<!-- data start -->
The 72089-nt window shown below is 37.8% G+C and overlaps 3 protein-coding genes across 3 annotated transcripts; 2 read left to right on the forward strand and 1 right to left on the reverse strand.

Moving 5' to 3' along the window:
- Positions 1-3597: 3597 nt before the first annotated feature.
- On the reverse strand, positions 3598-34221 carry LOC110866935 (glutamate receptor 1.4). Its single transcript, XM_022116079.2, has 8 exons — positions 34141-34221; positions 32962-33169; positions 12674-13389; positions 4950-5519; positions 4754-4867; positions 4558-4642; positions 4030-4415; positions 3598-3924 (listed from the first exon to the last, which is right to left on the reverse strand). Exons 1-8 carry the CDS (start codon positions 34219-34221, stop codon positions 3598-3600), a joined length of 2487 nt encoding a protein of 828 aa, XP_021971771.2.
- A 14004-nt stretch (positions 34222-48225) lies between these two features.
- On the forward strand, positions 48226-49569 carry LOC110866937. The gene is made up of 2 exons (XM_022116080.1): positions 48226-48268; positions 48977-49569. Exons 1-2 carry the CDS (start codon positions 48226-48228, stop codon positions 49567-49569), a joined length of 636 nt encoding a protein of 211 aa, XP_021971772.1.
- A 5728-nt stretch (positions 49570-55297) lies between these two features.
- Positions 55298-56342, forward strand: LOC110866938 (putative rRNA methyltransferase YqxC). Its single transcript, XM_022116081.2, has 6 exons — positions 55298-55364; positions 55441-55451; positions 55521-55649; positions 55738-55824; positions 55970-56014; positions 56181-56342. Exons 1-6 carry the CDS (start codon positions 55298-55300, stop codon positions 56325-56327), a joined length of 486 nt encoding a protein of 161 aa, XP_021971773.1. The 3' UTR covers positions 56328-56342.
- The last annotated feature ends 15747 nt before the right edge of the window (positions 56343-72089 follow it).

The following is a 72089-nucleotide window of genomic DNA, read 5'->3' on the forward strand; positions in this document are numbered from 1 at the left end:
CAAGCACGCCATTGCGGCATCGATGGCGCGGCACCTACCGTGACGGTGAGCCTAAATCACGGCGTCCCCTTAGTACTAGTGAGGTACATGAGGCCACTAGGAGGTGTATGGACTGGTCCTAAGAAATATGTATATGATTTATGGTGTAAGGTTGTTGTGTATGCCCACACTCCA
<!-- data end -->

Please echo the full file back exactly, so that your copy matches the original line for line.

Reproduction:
The 72089-nt window shown below is 37.8% G+C and overlaps 3 protein-coding genes across 3 annotated transcripts; 2 read left to right on the forward strand and 1 right to left on the reverse strand.

Moving 5' to 3' along the window:
- Positions 1-3597: 3597 nt before the first annotated feature.
- On the reverse strand, positions 3598-34221 carry LOC110866935 (glutamate receptor 1.4). Its single transcript, XM_022116079.2, has 8 exons — positions 34141-34221; positions 32962-33169; positions 12674-13389; positions 4950-5519; positions 4754-4867; positions 4558-4642; positions 4030-4415; positions 3598-3924 (listed from the first exon to the last, which is right to left on the reverse strand). Exons 1-8 carry the CDS (start codon positions 34219-34221, stop codon positions 3598-3600), a joined length of 2487 nt encoding a protein of 828 aa, XP_021971771.2.
- A 14004-nt stretch (positions 34222-48225) lies between these two features.
- On the forward strand, positions 48226-49569 carry LOC110866937. The gene is made up of 2 exons (XM_022116080.1): positions 48226-48268; positions 48977-49569. Exons 1-2 carry the CDS (start codon positions 48226-48228, stop codon positions 49567-49569), a joined length of 636 nt encoding a protein of 211 aa, XP_021971772.1.
- A 5728-nt stretch (positions 49570-55297) lies between these two features.
- Positions 55298-56342, forward strand: LOC110866938 (putative rRNA methyltransferase YqxC). Its single transcript, XM_022116081.2, has 6 exons — positions 55298-55364; positions 55441-55451; positions 55521-55649; positions 55738-55824; positions 55970-56014; positions 56181-56342. Exons 1-6 carry the CDS (start codon positions 55298-55300, stop codon positions 56325-56327), a joined length of 486 nt encoding a protein of 161 aa, XP_021971773.1. The 3' UTR covers positions 56328-56342.
- The last annotated feature ends 15747 nt before the right edge of the window (positions 56343-72089 follow it).

The following is a 72089-nucleotide window of genomic DNA, read 5'->3' on the forward strand; positions in this document are numbered from 1 at the left end:
CAAGCACGCCATTGCGGCATCGATGGCGCGGCACCTACCGTGACGGTGAGCCTAAATCACGGCGTCCCCTTAGTACTAGTGAGGTACATGAGGCCACTAGGAGGTGTATGGACTGGTCCTAAGAAATATGTATATGATTTATGGTGTAAGGTTGTTGTGTATGCCCACACTCCA